We have all experienced it or heard someone driving down the street with a squealing belt on their engine but what causes this and what can you do about it?
Your engine is the mains source of power for your car. Along with powering your wheels to get you down the road accessory belts run from your crankshaft to power things like your Air Conditioner, Power Steering and Alternator.
The squealing that you hear is the belts slipping on the pulleys. When your belts slip and squeal it means some of the power they need to work is not being transferred and this can make your accessories not work correctly. For instance one of the first things you look for when diagnosing a poorly charging battery is a loose Alternator belt. If the belt is really loose it will squeal.
Other reasons your belts can squeal is when they get older and the rubber material hardens and glazes over. If your belts are squealing or if you see them getting shiny surfaces on the inside area that comes in to contact with the pulley groves then you will need to replace them.
A small amount of oil or moisture on the belt can cause it to slip and if it slips long enough it can cause glazing of the belt just like what happens when the rubber gets old and hardens.
Do All Squealing Belts Need To Be Replaced?
Not every squealing belt needs to be replaced but if the belt is shiny, smells burnt or is fraying on the edges it usually means the belt is nearing the end of its life.
If you have just performed work on your vehicle or if you have just cleaned the engine or drove through deep water then the belt squealing can be cured by cleaning the belt and allowing it to dry.
Cleaning Your Belts
If you think you may have got oil or other liquids like antifreeze on your belt you should clean it as soon as possible. You can use a carburetor / injector cleaner to get oil off the belt or soap to get antifreeze or other liquids off the belt.
Once the belt is clean and dry and you have repaired whatever was leaking then you can run your car as normal.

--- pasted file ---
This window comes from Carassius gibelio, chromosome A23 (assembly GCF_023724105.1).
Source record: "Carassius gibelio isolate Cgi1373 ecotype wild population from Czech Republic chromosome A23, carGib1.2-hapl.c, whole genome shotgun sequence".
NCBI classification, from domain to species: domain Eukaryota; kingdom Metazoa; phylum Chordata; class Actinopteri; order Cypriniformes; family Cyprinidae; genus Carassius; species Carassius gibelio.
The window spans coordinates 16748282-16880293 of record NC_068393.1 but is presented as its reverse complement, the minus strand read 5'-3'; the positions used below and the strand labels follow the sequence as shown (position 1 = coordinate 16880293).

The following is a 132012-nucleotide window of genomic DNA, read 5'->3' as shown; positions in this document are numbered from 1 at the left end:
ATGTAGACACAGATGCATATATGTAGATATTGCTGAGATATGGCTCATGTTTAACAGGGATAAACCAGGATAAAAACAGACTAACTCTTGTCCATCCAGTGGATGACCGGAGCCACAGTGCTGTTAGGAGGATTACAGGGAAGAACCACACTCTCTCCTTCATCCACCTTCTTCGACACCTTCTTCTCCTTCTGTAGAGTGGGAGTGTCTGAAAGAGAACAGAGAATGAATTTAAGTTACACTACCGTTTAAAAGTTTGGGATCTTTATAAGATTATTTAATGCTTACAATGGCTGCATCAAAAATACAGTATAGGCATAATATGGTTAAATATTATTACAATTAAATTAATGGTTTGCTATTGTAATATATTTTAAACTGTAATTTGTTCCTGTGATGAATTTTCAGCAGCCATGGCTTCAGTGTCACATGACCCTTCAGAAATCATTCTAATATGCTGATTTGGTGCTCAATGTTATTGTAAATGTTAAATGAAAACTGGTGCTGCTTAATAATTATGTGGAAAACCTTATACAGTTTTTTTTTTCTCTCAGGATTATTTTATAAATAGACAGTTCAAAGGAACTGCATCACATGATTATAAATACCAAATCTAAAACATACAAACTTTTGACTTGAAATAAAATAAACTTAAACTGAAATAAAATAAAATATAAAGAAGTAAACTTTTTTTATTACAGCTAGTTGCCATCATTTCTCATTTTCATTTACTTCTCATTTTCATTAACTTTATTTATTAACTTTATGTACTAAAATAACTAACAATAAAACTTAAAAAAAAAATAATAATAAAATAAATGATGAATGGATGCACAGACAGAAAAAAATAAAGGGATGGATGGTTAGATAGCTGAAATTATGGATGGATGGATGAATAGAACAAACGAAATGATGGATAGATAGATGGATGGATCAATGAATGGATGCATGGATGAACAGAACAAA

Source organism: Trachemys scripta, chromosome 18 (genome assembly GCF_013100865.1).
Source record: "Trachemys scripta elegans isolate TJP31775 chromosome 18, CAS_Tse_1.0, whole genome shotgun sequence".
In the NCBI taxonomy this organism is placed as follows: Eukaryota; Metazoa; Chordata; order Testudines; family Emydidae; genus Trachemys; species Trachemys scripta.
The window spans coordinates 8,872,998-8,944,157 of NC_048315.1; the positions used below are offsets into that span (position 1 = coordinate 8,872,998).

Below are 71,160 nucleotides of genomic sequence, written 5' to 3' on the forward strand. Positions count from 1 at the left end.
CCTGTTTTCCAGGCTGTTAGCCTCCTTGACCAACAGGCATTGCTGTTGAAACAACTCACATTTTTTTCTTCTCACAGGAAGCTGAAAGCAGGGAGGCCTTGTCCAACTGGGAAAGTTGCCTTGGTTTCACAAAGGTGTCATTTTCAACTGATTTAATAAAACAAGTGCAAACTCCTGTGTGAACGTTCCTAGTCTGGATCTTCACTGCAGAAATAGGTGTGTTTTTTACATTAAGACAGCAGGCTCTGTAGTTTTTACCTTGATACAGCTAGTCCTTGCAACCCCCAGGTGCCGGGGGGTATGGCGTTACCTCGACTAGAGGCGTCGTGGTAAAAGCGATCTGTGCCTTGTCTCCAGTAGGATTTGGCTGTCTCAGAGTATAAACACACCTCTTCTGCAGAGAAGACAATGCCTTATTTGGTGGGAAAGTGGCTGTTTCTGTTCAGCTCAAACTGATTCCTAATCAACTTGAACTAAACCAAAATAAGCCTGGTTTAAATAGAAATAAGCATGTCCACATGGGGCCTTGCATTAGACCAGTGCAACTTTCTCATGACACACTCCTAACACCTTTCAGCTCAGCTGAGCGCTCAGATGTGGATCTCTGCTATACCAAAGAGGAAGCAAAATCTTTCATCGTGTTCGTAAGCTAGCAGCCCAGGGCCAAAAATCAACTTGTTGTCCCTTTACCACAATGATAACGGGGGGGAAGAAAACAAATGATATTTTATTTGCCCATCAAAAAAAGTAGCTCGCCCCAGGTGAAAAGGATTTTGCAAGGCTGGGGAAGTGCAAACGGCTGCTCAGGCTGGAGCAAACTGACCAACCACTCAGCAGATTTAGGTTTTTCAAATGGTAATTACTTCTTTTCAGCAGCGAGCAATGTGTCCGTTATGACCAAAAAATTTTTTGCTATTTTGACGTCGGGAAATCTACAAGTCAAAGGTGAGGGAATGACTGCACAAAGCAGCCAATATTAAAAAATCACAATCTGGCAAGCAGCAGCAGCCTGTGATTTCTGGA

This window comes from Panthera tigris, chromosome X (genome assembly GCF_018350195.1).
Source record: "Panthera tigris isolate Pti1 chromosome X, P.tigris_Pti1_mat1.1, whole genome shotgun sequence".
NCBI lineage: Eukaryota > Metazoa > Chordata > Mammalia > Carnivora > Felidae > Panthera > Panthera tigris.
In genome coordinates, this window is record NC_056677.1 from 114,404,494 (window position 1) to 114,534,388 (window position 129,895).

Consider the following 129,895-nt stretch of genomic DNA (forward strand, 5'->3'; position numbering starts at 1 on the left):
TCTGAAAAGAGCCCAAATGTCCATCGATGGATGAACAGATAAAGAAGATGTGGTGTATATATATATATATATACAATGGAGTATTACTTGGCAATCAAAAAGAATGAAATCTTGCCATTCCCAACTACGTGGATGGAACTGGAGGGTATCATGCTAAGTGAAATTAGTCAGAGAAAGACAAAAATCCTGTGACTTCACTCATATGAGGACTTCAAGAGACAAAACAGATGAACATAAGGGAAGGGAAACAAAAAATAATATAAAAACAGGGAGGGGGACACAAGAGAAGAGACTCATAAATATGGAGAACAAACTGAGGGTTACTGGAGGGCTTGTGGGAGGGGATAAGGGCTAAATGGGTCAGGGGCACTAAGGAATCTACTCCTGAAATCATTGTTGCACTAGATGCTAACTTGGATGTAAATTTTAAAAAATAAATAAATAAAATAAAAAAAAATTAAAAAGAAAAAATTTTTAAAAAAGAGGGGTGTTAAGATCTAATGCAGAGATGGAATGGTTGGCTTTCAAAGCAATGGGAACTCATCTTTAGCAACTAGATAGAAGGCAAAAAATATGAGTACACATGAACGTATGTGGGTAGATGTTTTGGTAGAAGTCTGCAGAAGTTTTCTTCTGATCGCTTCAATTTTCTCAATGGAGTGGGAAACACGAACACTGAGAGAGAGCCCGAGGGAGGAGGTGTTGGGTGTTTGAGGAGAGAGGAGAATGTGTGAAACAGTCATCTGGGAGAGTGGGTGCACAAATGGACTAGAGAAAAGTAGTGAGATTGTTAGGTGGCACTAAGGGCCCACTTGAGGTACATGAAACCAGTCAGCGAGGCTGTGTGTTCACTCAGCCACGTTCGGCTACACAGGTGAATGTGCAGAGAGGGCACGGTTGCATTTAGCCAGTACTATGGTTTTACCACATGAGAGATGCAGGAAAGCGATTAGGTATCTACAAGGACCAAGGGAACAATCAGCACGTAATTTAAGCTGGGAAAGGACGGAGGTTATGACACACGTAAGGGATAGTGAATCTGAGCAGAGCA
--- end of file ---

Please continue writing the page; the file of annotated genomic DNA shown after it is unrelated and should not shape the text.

Belt Dressing can be sprayed on a squealing belt to restore some of the adhesion and stop the squealing but a clean belt that is properly tightened should not squeal.
You never want to sand or scrape the belt surface.
Replacing Accessory Belts
Single serpentine belts can be rather expensive and may require a professional to install but standard accessory belts can be installed by most people with a few hand tools.
If you don’t feel up to changing the belt yourself some auto parts places may actually do it for free or a nominal charge. If not then any local mechanic that you trust should be able to get the job done in about 30 minutes.
Squealing belts that are not due to you running through a puddle or cleaning your engine are an indication of wear and should be inspected and possibly replaced. Normally the squealing will start when you start your car cold in the morning and then it will progress to squealing whenever you apply the gas.
Because this is relatively easy to fix and somewhat inexpensive if you know the belt is more then a couple years old don’t guess just replace it. It may also be a good idea to replace all of your belts at the same time.
When you do replace your belts keep the old ones for emergency reasons in the trunk of your car. Put them in with the spare tire and they won’t take up space but they will be there if you break down someplace far from home or help. An old worn belt is better then no belt especially if its your power steering or alternator belt.